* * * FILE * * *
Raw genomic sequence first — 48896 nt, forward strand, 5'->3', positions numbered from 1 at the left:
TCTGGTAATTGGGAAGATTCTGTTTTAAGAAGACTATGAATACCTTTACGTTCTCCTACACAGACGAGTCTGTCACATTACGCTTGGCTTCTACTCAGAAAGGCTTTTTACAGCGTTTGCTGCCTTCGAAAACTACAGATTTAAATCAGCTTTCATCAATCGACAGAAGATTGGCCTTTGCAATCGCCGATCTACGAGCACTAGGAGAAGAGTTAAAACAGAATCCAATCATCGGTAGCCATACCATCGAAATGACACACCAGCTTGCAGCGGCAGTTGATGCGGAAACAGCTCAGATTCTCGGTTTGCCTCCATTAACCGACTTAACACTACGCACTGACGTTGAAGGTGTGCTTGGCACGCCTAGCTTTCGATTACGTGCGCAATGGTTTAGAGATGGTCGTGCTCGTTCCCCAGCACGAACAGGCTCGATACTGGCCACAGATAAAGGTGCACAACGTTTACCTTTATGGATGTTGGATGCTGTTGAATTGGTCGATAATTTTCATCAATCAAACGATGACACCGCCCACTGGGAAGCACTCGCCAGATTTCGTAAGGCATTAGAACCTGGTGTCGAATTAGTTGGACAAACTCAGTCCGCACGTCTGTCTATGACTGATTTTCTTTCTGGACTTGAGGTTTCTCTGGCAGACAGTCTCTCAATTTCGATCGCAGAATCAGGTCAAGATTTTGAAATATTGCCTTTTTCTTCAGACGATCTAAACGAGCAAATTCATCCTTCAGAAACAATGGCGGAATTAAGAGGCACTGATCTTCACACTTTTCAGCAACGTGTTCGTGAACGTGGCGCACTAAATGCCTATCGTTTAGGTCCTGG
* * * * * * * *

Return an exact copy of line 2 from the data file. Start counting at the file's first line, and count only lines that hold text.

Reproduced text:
TCTGGTAATTGGGAAGATTCTGTTTTAAGAAGACTATGAATACCTTTACGTTCTCCTACACAGACGAGTCTGTCACATTACGCTTGGCTTCTACTCAGAAAGGCTTTTTACAGCGTTTGCTGCCTTCGAAAACTACAGATTTAAATCAGCTTTCATCAATCGACAGAAGATTGGCCTTTGCAATCGCCGATCTACGAGCACTAGGAGAAGAGTTAAAACAGAATCCAATCATCGGTAGCCATACCATCGAAATGACACACCAGCTTGCAGCGGCAGTTGATGCGGAAACAGCTCAGATTCTCGGTTTGCCTCCATTAACCGACTTAACACTACGCACTGACGTTGAAGGTGTGCTTGGCACGCCTAGCTTTCGATTACGTGCGCAATGGTTTAGAGATGGTCGTGCTCGTTCCCCAGCACGAACAGGCTCGATACTGGCCACAGATAAAGGTGCACAACGTTTACCTTTATGGATGTTGGATGCTGTTGAATTGGTCGATAATTTTCATCAATCAAACGATGACACCGCCCACTGGGAAGCACTCGCCAGATTTCGTAAGGCATTAGAACCTGGTGTCGAATTAGTTGGACAAACTCAGTCCGCACGTCTGTCTATGACTGATTTTCTTTCTGGACTTGAGGTTTCTCTGGCAGACAGTCTCTCAATTTCGATCGCAGAATCAGGTCAAGATTTTGAAATATTGCCTTTTTCTTCAGACGATCTAAACGAGCAAATTCATCCTTCAGAAACAATGGCGGAATTAAGAGGCACTGATCTTCACACTTTTCAGCAACGTGTTCGTGAACGTGGCGCACTAAATGCCTATCGTTTAGGTCCTGG